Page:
Among the journalistic salutes that, frankly, never get old is being quoted by one of the nation's leading newspapers.
Thank you, then, to The Washington Post for noticing a blog post by your humble correspondent posted here about a week ago. (See quote at the top of the post.)
That notice came in the context of changes over at GuideStar, the nonprofit that maintains a gigantic database of information about other nonprofits. For years, many journalists and researchers have relied on the organization when seeking to dig up data on this or that group.
As reported here -- drawing on media reports at websites for Christianity Today and The Daily Signal -- GuideStar began running a banner noting that a given faith-based group, such as the Alliance Defending Freedom, had been labeled a "hate group" by the Southern Poverty Law Center.
In that GetReligion post, I wondered whether the story would cross over into mainstream press, and if so, "I'm hoping -- and not against hope, I pray -- that journalists will pause and ask some serious factual questions if and when that coverage takes place."
The Post report obliged, I'm happy to say. It also contained some good news for ADF and other groups:
Earlier this month, GuideStar, the world’s largest source for information about charities, added a new feature to its website: warning labels flagging would-be donors to nearly four dozen nonprofits accused of spreading hate.
The outcry was immediate and most vehement from conservative groups, including Christians who said they’d been targeted as hateful for opposing same-sex marriage.
The complaints prompted GuideStar to reverse its course. The company said it’s removing the labels “for the time being” beginning Monday, in part because of concerns raised about their objectivity but also because of the threats against employees.
The Post article, part of its "Morning Mix" feature, had a fair amount of discussion about complaints from groups such as the ADF, which believed being lumped in with the Ku Klux Klan or other white supremacist organizations was grossly unfair:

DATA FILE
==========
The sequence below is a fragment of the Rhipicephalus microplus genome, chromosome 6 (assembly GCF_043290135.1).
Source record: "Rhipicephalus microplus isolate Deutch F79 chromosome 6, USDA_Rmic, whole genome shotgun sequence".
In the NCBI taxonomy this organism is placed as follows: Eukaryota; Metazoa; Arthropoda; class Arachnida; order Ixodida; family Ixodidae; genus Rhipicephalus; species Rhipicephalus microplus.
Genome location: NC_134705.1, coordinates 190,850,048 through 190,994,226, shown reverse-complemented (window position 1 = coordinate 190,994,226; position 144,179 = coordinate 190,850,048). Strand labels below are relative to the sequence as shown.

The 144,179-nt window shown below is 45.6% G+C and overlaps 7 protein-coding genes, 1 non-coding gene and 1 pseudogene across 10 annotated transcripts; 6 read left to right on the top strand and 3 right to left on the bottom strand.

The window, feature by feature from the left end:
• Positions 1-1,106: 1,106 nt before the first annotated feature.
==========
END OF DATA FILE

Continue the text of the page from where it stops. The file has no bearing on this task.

GuideStar announced its decision to remove the labels ... two days after being sent a complaint letter signed by 41 people, largely representing conservative organizations, including Pamela Geller of the American Freedom Defense Initiative, whom the Southern Poverty Law Center describes as “one of America’s most notorious Islamophobes,” and Tim Wildmon of the American Family Association, a group the SPLC says is staunchly anti-LGBT.
“The ‘hate group’ list is nothing more than a political weapon targeting people it deems to be its political enemies,” the letter said. “The list is ad hoc, partisan, and agenda-driven.”
The letter called the SPLC a “progressive political organization” that had “gained credibility attacking Klansmen, neo-Nazis, and skinheads — many of who were engaged in violence.” But now, the letter stated, the center had expanded its “tactics” into debates about immigration and “sexual-identity” politics.
Being "staunchly anti-LGBT" may not win the American Family Association the approbation of the Southern Poverty Law Center -- or of GuideStar or even The Washington Post. But merely, even aggressively, disagreeing on a public policy issue does not a hate group make.
At the same time, it should go without saying that no one should condone any threat of violence against the employees and leadership of GuideStar. If such can be documented and traced, I hope the proper authorities will investigate and hold those threat-makers accountable under the law.
My chief concern for continuing coverage of the GuideStar/Southern Poverty Law Center question was that media apart from Christianity Today and The Daily Signal would overlook a need for balanced coverage:
Memo to editors and reporters: If you step into coverage of the dispute between the Southern Poverty Law Center and ecumenical and even interfaith groups to which it attaches a "hate group" label, please, pleaseexamine and report on the backgrounds of everyone pointing fingers, even (or especially) if they claim to speak from a moral high ground.
After all, GuideStar has been long respected for its work collecting and sharing data on thousands of nonprofits. And there are many people who applaud what the Southern Poverty Law Center has done over the years.
Any good works performed by either group do not offer them carte blanche to sling labels around, however. It remains important for the press -- and it's the work of the press that GetReligion is concerned about -- to remember there are often many dimensions to a story, and certainly voices that opposed what GuideStar did, and has since rescinded.
By the way, requesting accurate, balanced coverage isn't a "conservative" thing -- it used to part of a liberal model of the press.
But, hey, bravo to The Washington Post for examining opposing views. Oh, and thanks again for the name check.